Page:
Low‐level increases in serum C‐reactive protein are present in early osteoarthritis of the knee and predict progressive disease

Low‐level increases in serum C‐reactive protein are present in early osteoarthritis of the... Objective. To examine the role of low‐grade inflammation in the etiology and progression of early osteoarthritis (OA) of the knee. Methods. We used a new, high‐sensitivity, automated monoclonal antibody immunoassay for the classic acute‐phase protein, C‐reactive protein (CRP), in serum. Anteroposterior radiographs of the knee with weight bearing were obtained on 845 women (ages 44–67) on entry into a population‐based study of OA in Chingford, North London. In those defined radiologically as “cases,” the knee radiographs were repeated after 4 years. Results. Levels of CRP were higher in 105 women with knee OA defined radiologically as Kellgren‐Lawrence grade 2+ (median 2.4 mg/liter, interquartile range (IQR) 1.0–5.1), compared with 740 women without OA (median 0.7 mg/liter, IQR 0.3–1.8) (P < 0.001). Median levels of CRP were higher in the 31 women whose disease progressed at least 1 Kellgren‐Lawrence grade (median 2.6 mg/liter, IQR 1.9–4.6), compared with the 39 whose disease did not (median 1.3 mg/liter, IQR 0.6–2.4) (P = 0.006). The significance of these differences persisted after adjustment for age, weight, height, smoking, knee pain, or injury. Classifying disease by the presence of joint space narrowing or osteophytes alone produced similar results. Conclusion. CRP levels are modestly but significantly increased in women with early knee OA, and higher levels predict those whose disease will progress over 4 years, suggesting that low‐grade inflammation may be a significant aspect of early OA and may be amenable to therapeutic intervention and secondary prevention. http://www.deepdyve.com/assets/images/DeepDyve-Logo-lg.png Arthritis & Rheumatology Wiley

Low‐level increases in serum C‐reactive protein are present in early osteoarthritis of the knee and predict progressive disease

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Publisher
Wiley
Copyright
Copyright © 1997 American College of Rheumatology
ISSN
0004-3591
eISSN
1529-0131
D.O.I.
10.1002/art.1780400419
Publisher site
See Article on Publisher Site

Abstract

Objective. To examine the role of low‐grade inflammation in the etiology and progression of early osteoarthritis (OA) of the knee. Methods. We used a new, high‐sensitivity, automated monoclonal antibody immunoassay for the classic acute‐phase protein, C‐reactive protein (CRP), in serum. Anteroposterior radiographs of the knee with weight bearing were obtained on 845 women (ages 44–67) on entry into a population‐based study of OA in Chingford, North London. In those defined radiologically as “cases,” the knee radiographs were repeated after 4 years. Results. Levels of CRP were higher in 105 women with knee OA defined radiologically as Kellgren‐Lawrence grade 2+ (median 2.4 mg/liter, interquartile range (IQR) 1.0–5.1), compared with 740 women without OA (median 0.7 mg/liter, IQR 0.3–1.8) (P < 0.001). Median levels of CRP were higher in the 31 women whose disease progressed at least 1 Kellgren‐Lawrence grade (median 2.6 mg/liter, IQR 1.9–4.6), compared with the 39 whose disease did not (median 1.3 mg/liter, IQR 0.6–2.4) (P = 0.006). The significance of these differences persisted after adjustment for age, weight, height, smoking, knee pain, or injury. Classifying disease by the presence of joint space narrowing or osteophytes alone produced similar results. Conclusion. CRP levels are modestly but significantly increased in women with early knee OA, and higher levels predict those whose disease will progress over 4 years, suggesting that low‐grade inflammation may be a significant aspect of early OA and may be amenable to therapeutic intervention and secondary prevention.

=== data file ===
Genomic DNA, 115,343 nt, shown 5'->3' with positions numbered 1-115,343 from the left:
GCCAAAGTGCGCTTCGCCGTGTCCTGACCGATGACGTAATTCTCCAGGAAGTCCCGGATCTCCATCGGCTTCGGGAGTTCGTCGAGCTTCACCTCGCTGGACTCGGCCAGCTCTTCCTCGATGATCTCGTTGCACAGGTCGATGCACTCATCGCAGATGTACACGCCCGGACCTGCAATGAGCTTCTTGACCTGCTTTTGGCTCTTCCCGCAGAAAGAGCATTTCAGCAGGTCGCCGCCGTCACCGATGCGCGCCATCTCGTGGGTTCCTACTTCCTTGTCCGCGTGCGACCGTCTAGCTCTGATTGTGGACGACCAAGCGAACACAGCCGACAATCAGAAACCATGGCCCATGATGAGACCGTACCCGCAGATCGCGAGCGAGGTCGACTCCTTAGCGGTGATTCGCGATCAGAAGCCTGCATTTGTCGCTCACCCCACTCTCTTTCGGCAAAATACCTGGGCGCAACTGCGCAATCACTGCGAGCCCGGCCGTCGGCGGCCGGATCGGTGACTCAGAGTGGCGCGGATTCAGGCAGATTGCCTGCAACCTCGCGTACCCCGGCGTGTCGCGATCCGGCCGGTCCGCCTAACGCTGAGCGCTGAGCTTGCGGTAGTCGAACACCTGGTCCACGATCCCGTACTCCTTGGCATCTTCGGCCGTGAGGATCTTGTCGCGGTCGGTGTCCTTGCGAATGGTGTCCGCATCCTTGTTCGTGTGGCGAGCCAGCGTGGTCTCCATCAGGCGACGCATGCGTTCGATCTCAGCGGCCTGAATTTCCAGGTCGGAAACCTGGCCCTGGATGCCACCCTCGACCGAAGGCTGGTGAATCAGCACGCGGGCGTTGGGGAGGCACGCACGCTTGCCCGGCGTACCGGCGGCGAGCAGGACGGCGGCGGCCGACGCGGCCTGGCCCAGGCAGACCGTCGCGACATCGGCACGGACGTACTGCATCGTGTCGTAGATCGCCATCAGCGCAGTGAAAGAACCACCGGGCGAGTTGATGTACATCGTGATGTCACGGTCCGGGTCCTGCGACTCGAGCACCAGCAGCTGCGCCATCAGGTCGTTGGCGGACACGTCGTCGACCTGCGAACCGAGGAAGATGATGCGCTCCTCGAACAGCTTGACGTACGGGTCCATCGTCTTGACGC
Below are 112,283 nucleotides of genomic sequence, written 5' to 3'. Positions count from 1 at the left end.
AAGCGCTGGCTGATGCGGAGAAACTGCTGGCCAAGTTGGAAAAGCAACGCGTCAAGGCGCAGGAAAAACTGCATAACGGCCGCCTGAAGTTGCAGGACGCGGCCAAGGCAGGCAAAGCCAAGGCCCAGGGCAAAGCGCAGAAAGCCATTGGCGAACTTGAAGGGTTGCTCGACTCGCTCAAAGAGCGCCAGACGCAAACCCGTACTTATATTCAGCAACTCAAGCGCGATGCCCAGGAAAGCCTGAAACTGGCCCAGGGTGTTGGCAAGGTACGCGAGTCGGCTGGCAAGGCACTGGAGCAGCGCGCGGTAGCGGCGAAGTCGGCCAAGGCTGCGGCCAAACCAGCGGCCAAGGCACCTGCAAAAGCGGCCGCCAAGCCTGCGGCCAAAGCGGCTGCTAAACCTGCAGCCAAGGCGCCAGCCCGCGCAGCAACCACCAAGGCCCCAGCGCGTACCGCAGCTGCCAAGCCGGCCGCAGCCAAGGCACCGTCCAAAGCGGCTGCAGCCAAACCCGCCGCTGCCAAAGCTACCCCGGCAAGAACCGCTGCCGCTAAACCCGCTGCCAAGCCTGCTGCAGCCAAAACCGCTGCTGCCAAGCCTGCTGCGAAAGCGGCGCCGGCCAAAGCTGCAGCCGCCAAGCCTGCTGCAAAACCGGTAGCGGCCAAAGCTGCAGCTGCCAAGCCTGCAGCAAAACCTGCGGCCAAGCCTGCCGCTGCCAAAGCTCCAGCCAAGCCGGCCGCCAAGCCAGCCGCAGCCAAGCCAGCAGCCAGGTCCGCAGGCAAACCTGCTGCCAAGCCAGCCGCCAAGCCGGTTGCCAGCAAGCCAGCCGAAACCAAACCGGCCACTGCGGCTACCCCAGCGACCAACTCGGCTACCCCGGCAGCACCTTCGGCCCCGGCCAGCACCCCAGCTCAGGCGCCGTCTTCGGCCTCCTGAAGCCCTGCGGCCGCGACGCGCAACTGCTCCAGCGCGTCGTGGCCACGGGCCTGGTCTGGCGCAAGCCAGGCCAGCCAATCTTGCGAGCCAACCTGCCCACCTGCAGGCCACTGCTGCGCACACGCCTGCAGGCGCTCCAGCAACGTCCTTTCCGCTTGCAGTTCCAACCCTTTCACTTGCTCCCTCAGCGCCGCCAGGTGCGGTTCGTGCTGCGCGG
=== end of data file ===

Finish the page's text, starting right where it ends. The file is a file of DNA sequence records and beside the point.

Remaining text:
Journal

Arthritis & RheumatologyWiley

Published: Apr 1, 1997

References

  • The relative toxicity of nonsteroidal antiinflammatory drugs
    Fries, Fries; Williams, Williams; Bloch, Bloch
  • Acute‐phase proteins in osteoarthritis
    Sipe, Sipe
  • Serum hyaluronic acid level as a predictor of disease progression in osteoarthritis of the knee
    Sharif, Sharif; George, George; Shepstone, Shepstone; Knudson, Knudson; Thonar, Thonar; Cushnoghan, Cushnoghan; Dieppe, Dieppe

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